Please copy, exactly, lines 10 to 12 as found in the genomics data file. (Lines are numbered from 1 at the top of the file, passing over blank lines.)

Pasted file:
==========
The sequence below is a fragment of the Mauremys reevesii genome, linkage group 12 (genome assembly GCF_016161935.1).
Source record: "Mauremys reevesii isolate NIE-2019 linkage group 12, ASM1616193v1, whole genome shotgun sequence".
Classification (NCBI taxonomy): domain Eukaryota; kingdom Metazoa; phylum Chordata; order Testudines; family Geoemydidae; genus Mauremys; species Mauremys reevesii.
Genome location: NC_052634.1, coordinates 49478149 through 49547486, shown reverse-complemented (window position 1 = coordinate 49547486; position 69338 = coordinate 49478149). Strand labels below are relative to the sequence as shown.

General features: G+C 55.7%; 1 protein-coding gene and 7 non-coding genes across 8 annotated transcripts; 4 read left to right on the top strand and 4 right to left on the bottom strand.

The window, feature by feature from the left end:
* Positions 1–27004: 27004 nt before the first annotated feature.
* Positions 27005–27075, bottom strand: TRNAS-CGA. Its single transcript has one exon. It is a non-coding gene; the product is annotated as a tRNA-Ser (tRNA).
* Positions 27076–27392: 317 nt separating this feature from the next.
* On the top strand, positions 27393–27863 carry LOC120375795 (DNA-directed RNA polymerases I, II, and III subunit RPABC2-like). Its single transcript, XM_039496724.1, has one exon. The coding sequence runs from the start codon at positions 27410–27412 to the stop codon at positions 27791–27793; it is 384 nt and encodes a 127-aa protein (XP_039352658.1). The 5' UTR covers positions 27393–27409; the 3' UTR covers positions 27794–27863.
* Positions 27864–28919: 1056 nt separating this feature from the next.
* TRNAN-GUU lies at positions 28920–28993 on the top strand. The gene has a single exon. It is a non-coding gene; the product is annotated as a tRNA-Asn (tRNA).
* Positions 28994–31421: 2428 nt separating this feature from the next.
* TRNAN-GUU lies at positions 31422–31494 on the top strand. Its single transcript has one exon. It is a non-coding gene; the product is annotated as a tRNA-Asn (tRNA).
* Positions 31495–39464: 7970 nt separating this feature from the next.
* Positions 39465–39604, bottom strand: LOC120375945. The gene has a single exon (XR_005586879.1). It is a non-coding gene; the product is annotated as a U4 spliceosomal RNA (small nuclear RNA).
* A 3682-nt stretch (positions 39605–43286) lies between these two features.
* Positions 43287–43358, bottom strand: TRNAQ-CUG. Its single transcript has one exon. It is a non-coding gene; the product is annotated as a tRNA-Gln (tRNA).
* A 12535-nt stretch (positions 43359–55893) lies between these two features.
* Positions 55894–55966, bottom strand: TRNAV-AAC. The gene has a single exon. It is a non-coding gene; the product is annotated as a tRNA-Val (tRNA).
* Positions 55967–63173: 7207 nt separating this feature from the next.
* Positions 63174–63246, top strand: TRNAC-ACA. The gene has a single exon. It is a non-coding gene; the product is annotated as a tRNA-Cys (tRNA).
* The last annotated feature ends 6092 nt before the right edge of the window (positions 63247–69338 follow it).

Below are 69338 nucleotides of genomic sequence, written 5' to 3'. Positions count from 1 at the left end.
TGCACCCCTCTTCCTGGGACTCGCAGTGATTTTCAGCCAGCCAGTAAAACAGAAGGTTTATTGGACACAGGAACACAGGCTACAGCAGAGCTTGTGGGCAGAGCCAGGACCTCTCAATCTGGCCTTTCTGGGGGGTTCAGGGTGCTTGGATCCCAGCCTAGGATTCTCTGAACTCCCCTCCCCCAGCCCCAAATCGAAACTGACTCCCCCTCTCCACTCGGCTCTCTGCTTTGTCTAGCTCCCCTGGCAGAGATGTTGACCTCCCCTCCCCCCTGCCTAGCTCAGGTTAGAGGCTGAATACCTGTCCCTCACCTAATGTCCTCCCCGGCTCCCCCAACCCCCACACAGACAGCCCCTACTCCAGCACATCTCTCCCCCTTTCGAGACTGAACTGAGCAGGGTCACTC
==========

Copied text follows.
* On the top strand, positions 27393–27863 carry LOC120375795 (DNA-directed RNA polymerases I, II, and III subunit RPABC2-like). Its single transcript, XM_039496724.1, has one exon. The coding sequence runs from the start codon at positions 27410–27412 to the stop codon at positions 27791–27793; it is 384 nt and encodes a 127-aa protein (XP_039352658.1). The 5' UTR covers positions 27393–27409; the 3' UTR covers positions 27794–27863.
* Positions 27864–28919: 1056 nt separating this feature from the next.
* TRNAN-GUU lies at positions 28920–28993 on the top strand. The gene has a single exon. It is a non-coding gene; the product is annotated as a tRNA-Asn (tRNA).